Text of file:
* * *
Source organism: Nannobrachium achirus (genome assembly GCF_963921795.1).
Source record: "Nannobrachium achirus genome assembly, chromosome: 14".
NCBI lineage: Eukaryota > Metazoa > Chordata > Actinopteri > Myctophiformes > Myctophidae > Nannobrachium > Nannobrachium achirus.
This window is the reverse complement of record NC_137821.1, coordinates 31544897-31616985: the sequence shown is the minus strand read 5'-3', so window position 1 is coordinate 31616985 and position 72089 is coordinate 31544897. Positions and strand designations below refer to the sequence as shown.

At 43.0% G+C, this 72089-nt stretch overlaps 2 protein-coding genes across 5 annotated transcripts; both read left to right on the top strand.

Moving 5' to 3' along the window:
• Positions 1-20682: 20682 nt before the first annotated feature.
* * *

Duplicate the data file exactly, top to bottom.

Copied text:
Source organism: Nannobrachium achirus (genome assembly GCF_963921795.1).
Source record: "Nannobrachium achirus genome assembly, chromosome: 14".
NCBI lineage: Eukaryota > Metazoa > Chordata > Actinopteri > Myctophiformes > Myctophidae > Nannobrachium > Nannobrachium achirus.
This window is the reverse complement of record NC_137821.1, coordinates 31544897-31616985: the sequence shown is the minus strand read 5'-3', so window position 1 is coordinate 31616985 and position 72089 is coordinate 31544897. Positions and strand designations below refer to the sequence as shown.

At 43.0% G+C, this 72089-nt stretch overlaps 2 protein-coding genes across 5 annotated transcripts; both read left to right on the top strand.

Moving 5' to 3' along the window:
• Positions 1-20682: 20682 nt before the first annotated feature.